Driving across the state, Dick and Perry stop to buy rubber gloves and rope. Perry suggests buying stockings to wear over their heads, but Dick reminds him that no witnesses will survive.
Kenyon Clutter is in the basement recreational room, working on a hope chest for one of his older sisters. Kenyon is fifteen; he is interested in cars and tinkering with inventions, but not in girls. He and his best friend sometimes go out in his car, the Coyote Wagon, to round up coyotes. Kenyon goes outside and speaks to Mr. Helms, the husband of the housekeeper. They note that an insurance salesman is visiting Mr. Clutter.
Dick and Perry have paused once again, this time to try to get black stockings at a convent. Perry remembers the real reason he came to Kansas, which for him is a parole violation. He had hoped to meet up with Willie-Jay, who was a kind of religious mentor to him when he was in prison. Not finding Willie-Jay, he agreed to do a "score" with Dick.
Back at River Valley Farm, Mr. Clutter makes a deal for a large life insurance plan. The agent leaves with the first payment in his pocket.
Driving down the highway, Perry is playing songs on his guitar and the two are sharing a bottle of orange drink and vodka.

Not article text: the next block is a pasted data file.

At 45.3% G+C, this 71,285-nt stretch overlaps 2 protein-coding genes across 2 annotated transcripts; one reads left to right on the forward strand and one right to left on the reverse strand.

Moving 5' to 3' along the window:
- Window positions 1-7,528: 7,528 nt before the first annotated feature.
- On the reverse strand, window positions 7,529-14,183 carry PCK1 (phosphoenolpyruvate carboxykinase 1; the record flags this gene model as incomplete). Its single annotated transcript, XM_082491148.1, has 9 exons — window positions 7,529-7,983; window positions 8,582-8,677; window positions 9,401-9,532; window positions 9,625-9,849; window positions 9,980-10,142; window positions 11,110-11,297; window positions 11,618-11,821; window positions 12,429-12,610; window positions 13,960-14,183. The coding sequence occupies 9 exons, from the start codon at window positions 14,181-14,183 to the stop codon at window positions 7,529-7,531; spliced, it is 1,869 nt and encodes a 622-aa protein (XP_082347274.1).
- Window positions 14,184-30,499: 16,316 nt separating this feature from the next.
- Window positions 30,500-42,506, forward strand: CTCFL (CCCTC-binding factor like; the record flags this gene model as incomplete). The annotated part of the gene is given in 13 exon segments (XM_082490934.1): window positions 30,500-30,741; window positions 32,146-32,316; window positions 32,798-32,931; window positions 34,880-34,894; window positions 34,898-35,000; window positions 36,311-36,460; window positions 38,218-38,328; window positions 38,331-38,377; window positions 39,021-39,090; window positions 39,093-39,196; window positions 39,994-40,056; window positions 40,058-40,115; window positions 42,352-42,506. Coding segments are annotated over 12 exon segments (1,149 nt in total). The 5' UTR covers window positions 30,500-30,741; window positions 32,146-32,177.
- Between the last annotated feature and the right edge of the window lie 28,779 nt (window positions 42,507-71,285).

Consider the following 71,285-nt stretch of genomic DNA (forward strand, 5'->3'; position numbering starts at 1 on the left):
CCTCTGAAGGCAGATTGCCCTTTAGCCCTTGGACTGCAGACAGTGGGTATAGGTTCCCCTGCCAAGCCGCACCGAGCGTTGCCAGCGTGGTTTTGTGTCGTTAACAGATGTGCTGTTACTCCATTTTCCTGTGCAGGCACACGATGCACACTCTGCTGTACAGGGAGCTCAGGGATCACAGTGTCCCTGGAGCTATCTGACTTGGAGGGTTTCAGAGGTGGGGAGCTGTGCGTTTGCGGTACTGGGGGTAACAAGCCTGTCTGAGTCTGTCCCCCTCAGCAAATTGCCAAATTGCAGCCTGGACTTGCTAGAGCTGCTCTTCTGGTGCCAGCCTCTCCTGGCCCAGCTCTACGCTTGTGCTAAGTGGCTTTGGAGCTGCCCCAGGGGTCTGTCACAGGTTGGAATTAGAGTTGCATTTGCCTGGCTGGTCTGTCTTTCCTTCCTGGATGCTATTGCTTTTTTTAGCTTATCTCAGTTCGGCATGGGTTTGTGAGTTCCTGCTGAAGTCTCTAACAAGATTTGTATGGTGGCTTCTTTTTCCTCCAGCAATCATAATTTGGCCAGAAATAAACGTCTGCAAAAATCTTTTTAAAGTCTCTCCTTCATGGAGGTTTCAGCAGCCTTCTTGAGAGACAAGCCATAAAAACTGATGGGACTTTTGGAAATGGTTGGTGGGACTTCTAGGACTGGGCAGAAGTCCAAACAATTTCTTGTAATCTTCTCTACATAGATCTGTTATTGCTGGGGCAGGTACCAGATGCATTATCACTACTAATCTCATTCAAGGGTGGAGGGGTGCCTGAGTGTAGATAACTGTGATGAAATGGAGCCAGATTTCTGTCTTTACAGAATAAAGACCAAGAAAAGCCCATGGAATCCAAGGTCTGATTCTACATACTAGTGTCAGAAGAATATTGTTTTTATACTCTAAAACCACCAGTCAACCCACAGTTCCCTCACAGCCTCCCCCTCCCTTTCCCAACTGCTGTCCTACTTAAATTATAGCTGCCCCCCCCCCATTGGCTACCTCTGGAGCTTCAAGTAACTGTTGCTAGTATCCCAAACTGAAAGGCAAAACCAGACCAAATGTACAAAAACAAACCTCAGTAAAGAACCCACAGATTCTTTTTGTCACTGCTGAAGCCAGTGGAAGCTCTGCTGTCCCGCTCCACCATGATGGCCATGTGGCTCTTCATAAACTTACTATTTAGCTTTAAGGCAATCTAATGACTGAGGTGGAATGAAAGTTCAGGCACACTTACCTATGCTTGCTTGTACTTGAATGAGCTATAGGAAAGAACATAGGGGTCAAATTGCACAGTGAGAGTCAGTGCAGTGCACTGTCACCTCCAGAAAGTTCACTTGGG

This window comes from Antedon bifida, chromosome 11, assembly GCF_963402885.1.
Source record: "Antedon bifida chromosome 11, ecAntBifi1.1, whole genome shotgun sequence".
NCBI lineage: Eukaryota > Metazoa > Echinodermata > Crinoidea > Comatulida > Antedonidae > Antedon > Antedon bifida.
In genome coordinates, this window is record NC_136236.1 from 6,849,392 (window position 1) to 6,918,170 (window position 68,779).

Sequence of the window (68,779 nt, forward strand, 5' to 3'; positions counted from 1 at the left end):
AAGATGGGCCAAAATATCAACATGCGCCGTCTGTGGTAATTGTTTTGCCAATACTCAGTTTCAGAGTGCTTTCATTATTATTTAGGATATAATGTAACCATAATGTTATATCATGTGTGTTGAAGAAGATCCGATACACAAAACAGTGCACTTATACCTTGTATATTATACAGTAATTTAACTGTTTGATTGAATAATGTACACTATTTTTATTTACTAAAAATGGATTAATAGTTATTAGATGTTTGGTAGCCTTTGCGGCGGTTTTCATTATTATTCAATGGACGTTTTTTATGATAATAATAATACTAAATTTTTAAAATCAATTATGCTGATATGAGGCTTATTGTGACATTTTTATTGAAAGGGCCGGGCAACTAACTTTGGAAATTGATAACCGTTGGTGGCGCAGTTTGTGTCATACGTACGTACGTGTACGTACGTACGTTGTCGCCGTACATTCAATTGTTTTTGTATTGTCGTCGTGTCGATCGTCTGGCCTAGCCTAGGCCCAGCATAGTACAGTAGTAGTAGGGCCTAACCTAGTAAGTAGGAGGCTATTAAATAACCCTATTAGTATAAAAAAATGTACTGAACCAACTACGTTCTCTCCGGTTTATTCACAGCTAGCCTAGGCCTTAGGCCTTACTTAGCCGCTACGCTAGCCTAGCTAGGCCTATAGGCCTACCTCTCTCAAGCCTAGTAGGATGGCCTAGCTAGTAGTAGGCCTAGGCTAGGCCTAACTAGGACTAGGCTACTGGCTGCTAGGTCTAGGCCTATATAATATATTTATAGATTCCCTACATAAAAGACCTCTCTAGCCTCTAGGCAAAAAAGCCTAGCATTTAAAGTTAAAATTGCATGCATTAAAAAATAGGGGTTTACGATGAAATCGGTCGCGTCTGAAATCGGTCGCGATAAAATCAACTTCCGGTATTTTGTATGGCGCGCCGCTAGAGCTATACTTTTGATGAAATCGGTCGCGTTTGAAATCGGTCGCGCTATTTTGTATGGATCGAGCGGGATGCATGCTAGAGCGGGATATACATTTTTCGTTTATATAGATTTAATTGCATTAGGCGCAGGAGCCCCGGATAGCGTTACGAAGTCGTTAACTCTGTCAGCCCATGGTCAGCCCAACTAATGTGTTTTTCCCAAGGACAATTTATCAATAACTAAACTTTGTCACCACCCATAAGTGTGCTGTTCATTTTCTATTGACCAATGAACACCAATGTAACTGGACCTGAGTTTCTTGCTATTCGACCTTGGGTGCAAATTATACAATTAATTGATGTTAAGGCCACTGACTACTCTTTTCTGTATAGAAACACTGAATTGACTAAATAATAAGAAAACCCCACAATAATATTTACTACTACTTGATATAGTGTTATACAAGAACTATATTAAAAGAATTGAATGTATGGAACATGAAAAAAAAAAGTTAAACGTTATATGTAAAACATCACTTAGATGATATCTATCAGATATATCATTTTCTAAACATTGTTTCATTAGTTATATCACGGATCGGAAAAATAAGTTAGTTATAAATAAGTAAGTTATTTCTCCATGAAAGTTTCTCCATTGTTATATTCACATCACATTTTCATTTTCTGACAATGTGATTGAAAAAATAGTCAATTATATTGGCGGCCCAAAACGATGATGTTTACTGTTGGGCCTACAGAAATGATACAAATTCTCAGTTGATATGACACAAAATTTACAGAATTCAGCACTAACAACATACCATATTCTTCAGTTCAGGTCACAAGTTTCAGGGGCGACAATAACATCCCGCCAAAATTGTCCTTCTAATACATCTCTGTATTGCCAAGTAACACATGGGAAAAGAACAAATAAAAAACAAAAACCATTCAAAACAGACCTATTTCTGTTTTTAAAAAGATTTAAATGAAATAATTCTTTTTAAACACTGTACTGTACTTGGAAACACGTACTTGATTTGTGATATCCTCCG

The next Monday, Bobby Rupp describes his last night with the Clutters to the police. He went over to the Clutters home and watched TV with the family. At eleven, he left.
Dick and Perry have a steak dinner. They move on to Garden City, where they buy a tank of gas. Perry's legs cause him great pain, and he spends a long time in the bathroom, trying to find the strength to stand up again. Dick thinks that his partner must be having second thoughts.
Nancy, in her bedroom, makes an entry in her diary.
Dick and Perry pull up to the Clutter home.
In Cold Blood is divided into small chapters. In this part of the narrative, Capote uses the short chapter lengths to their full effect--the chapters come quicker, like brief, alternating glances as Dick and Perry near the River Valley Farm. This heightens the sense of simultaneity. It is as if the mind's eye were quickly toggling back and forth between a view of the Clutter home and one of the approaching black Cadillac, trying not to miss a thing.
Capote makes the most of the fact that he is telling a true story. To describe Billy's visit to the Clutter home, he simply uses Billy's testimony. He is calling attention to the fact that this is a true story. The factuality of his story becomes something like a gimmick.
As the killers race toward Holcomb, Capote sketches the developing working relationship between Dick and Perry. Perry wants to tell Dick about his dream that a giant parrot will come and rescue him, but Dick ignores him. Dick is practical; he does not understand the romantic side of Perry. Also, he underestimates Perry. Dick thinks that Perry may be having second thoughts when in fact he is trying to overcome excruciating pain so that he can carry on.